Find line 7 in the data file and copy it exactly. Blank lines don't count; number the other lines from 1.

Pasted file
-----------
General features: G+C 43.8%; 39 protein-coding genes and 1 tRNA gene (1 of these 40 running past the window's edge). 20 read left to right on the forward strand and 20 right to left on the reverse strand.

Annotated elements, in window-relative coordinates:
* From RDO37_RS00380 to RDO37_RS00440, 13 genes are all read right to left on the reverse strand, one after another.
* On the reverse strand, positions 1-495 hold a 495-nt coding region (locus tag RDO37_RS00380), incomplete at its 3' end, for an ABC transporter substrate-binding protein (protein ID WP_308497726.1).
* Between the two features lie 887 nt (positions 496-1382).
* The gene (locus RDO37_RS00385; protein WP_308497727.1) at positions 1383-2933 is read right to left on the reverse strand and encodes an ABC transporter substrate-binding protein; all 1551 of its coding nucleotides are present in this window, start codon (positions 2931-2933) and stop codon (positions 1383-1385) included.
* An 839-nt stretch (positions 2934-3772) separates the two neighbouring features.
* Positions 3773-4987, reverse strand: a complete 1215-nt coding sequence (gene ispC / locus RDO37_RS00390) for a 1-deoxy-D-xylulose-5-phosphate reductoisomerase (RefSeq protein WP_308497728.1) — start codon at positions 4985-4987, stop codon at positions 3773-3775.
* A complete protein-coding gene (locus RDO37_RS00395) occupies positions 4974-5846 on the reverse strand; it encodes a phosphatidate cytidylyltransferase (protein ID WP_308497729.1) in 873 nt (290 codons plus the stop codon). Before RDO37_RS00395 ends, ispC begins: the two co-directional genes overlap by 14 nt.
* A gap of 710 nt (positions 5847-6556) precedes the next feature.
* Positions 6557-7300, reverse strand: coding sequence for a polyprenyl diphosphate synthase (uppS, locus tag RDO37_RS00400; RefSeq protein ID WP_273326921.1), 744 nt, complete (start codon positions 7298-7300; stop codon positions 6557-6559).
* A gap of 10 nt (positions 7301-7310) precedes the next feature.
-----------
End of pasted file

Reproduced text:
* An 839-nt stretch (positions 2934-3772) separates the two neighbouring features.